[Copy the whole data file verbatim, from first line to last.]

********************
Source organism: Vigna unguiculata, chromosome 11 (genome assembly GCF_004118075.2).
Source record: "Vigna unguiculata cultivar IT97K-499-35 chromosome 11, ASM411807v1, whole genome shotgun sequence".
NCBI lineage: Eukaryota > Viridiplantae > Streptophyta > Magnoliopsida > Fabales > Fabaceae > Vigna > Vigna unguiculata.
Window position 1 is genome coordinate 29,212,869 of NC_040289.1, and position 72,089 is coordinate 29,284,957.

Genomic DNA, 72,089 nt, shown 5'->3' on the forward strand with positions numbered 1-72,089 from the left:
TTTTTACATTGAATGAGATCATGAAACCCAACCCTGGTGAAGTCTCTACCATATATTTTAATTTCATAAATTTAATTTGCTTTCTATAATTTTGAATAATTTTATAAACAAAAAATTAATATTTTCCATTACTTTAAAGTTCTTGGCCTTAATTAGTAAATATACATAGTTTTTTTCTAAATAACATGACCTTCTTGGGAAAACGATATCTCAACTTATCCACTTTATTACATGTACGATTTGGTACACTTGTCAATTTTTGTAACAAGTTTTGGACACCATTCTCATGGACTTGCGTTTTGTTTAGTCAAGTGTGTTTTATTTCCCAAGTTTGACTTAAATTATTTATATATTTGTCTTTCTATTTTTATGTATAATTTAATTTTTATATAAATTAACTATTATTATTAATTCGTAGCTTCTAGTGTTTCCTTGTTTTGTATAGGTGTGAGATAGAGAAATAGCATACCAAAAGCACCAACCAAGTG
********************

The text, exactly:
Source organism: Vigna unguiculata, chromosome 11 (genome assembly GCF_004118075.2).
Source record: "Vigna unguiculata cultivar IT97K-499-35 chromosome 11, ASM411807v1, whole genome shotgun sequence".
NCBI lineage: Eukaryota > Viridiplantae > Streptophyta > Magnoliopsida > Fabales > Fabaceae > Vigna > Vigna unguiculata.
Window position 1 is genome coordinate 29,212,869 of NC_040289.1, and position 72,089 is coordinate 29,284,957.

Genomic DNA, 72,089 nt, shown 5'->3' on the forward strand with positions numbered 1-72,089 from the left:
TTTTTACATTGAATGAGATCATGAAACCCAACCCTGGTGAAGTCTCTACCATATATTTTAATTTCATAAATTTAATTTGCTTTCTATAATTTTGAATAATTTTATAAACAAAAAATTAATATTTTCCATTACTTTAAAGTTCTTGGCCTTAATTAGTAAATATACATAGTTTTTTTCTAAATAACATGACCTTCTTGGGAAAACGATATCTCAACTTATCCACTTTATTACATGTACGATTTGGTACACTTGTCAATTTTTGTAACAAGTTTTGGACACCATTCTCATGGACTTGCGTTTTGTTTAGTCAAGTGTGTTTTATTTCCCAAGTTTGACTTAAATTATTTATATATTTGTCTTTCTATTTTTATGTATAATTTAATTTTTATATAAATTAACTATTATTATTAATTCGTAGCTTCTAGTGTTTCCTTGTTTTGTATAGGTGTGAGATAGAGAAATAGCATACCAAAAGCACCAACCAAGTG